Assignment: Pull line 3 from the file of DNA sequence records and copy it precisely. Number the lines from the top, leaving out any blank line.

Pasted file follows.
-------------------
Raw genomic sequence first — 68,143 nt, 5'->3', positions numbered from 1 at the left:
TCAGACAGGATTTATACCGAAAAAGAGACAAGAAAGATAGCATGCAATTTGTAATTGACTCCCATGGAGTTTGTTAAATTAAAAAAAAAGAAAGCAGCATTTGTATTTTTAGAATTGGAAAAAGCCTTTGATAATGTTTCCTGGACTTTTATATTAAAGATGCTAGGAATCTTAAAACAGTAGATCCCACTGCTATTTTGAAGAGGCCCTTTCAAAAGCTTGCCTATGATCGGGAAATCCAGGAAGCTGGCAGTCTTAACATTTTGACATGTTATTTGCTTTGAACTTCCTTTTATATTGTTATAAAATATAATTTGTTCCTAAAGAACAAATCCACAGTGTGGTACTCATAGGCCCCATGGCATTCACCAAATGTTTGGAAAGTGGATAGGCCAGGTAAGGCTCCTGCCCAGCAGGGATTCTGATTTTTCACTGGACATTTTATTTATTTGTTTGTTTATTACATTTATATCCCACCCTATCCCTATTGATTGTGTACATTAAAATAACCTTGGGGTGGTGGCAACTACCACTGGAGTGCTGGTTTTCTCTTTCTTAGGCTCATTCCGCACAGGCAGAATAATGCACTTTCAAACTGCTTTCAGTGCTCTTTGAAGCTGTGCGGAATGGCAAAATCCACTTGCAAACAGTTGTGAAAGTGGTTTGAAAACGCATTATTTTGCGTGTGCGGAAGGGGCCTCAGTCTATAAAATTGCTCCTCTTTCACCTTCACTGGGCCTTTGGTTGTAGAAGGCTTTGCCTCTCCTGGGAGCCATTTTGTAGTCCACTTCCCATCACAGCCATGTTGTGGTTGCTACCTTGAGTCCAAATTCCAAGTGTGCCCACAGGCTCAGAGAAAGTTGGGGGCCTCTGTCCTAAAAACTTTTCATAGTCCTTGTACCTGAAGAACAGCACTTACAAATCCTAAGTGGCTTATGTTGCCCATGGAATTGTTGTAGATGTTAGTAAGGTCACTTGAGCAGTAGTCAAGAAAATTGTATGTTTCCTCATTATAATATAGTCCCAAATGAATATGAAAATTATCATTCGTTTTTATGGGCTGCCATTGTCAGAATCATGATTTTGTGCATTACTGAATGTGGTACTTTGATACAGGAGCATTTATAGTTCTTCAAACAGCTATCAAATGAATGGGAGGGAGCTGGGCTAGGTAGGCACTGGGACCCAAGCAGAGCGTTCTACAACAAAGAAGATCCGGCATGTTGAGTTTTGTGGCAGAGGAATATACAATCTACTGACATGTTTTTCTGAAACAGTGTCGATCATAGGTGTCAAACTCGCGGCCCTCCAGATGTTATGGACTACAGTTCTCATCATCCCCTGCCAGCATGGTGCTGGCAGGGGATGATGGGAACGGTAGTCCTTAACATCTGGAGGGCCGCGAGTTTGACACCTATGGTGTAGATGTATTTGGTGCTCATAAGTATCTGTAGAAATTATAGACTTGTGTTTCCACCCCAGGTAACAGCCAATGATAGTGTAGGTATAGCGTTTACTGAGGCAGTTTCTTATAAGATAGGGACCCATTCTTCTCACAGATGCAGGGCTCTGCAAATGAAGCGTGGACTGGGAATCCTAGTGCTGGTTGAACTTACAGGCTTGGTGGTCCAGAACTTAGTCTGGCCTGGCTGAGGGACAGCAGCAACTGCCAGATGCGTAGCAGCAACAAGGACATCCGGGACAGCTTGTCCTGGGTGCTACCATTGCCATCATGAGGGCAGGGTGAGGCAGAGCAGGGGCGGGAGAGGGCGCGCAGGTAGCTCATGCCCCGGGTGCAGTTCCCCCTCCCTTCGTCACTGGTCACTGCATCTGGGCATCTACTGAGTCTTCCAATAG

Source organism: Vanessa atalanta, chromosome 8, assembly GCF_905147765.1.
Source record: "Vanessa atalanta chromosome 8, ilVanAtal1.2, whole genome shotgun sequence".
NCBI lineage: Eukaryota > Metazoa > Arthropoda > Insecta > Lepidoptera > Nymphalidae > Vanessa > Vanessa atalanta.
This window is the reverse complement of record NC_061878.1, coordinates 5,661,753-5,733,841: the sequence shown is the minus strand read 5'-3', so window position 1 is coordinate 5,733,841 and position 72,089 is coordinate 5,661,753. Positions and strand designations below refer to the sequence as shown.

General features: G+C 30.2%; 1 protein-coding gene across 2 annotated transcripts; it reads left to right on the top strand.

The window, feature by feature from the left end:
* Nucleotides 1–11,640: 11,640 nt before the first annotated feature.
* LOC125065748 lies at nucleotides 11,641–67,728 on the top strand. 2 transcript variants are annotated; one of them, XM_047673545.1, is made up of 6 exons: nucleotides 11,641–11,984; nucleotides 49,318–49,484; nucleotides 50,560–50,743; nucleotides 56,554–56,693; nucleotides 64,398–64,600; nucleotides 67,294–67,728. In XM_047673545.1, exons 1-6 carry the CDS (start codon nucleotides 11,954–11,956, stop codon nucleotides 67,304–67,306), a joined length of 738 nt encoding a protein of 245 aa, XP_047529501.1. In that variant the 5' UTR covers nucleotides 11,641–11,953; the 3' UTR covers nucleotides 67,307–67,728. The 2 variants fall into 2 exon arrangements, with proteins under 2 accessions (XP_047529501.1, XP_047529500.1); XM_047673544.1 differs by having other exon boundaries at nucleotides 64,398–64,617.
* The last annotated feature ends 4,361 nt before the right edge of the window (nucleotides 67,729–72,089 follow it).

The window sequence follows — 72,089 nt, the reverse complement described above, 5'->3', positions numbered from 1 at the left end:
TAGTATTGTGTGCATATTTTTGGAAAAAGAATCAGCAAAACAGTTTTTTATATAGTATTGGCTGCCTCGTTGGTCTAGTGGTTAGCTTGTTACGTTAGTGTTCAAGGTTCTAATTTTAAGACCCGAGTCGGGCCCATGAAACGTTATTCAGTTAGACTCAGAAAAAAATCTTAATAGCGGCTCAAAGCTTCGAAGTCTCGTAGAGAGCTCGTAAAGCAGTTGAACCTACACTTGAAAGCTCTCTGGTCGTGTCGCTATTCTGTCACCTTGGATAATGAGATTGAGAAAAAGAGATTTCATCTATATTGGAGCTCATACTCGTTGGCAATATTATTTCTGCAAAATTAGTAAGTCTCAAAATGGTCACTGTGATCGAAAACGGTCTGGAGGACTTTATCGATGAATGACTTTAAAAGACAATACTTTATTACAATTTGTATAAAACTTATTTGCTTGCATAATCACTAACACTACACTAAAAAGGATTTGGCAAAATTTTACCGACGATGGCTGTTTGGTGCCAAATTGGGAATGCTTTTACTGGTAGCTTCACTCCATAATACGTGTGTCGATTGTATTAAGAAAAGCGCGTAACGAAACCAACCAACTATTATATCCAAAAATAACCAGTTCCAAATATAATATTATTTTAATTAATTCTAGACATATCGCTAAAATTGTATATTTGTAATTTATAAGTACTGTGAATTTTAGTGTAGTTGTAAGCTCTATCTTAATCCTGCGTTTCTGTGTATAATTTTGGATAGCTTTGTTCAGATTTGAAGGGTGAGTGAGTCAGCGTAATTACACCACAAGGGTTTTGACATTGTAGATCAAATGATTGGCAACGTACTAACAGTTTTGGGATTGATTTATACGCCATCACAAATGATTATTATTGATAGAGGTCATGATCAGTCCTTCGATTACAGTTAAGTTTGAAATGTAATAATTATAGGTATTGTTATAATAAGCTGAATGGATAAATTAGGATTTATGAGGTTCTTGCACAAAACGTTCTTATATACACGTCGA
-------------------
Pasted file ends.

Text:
Source organism: Vanessa atalanta, chromosome 8, assembly GCF_905147765.1.